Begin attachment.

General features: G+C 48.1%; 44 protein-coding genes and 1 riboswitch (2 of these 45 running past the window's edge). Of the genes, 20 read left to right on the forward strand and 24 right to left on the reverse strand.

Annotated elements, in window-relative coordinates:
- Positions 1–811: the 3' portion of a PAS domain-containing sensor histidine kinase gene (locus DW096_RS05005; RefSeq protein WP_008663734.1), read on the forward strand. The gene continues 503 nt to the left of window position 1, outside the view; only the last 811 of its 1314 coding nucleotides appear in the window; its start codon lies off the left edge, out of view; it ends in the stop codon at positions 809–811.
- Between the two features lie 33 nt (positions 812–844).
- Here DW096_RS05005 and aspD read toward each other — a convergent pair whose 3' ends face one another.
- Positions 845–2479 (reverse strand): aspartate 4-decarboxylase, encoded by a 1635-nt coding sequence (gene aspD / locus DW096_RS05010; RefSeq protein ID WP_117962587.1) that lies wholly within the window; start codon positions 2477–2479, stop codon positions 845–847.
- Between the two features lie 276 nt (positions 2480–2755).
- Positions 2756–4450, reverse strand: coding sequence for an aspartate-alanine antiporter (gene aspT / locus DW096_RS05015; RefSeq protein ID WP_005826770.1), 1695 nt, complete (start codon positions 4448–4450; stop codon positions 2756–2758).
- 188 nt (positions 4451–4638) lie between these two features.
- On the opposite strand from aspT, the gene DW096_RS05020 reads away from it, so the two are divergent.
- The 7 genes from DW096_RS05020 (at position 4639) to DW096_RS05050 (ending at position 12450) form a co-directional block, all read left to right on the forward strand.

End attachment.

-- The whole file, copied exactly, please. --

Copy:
General features: G+C 48.1%; 44 protein-coding genes and 1 riboswitch (2 of these 45 running past the window's edge). Of the genes, 20 read left to right on the forward strand and 24 right to left on the reverse strand.

Annotated elements, in window-relative coordinates:
- Positions 1–811: the 3' portion of a PAS domain-containing sensor histidine kinase gene (locus DW096_RS05005; RefSeq protein WP_008663734.1), read on the forward strand. The gene continues 503 nt to the left of window position 1, outside the view; only the last 811 of its 1314 coding nucleotides appear in the window; its start codon lies off the left edge, out of view; it ends in the stop codon at positions 809–811.
- Between the two features lie 33 nt (positions 812–844).
- Here DW096_RS05005 and aspD read toward each other — a convergent pair whose 3' ends face one another.
- Positions 845–2479 (reverse strand): aspartate 4-decarboxylase, encoded by a 1635-nt coding sequence (gene aspD / locus DW096_RS05010; RefSeq protein ID WP_117962587.1) that lies wholly within the window; start codon positions 2477–2479, stop codon positions 845–847.
- Between the two features lie 276 nt (positions 2480–2755).
- Positions 2756–4450, reverse strand: coding sequence for an aspartate-alanine antiporter (gene aspT / locus DW096_RS05015; RefSeq protein ID WP_005826770.1), 1695 nt, complete (start codon positions 4448–4450; stop codon positions 2756–2758).
- 188 nt (positions 4451–4638) lie between these two features.
- On the opposite strand from aspT, the gene DW096_RS05020 reads away from it, so the two are divergent.
- The 7 genes from DW096_RS05020 (at position 4639) to DW096_RS05050 (ending at position 12450) form a co-directional block, all read left to right on the forward strand.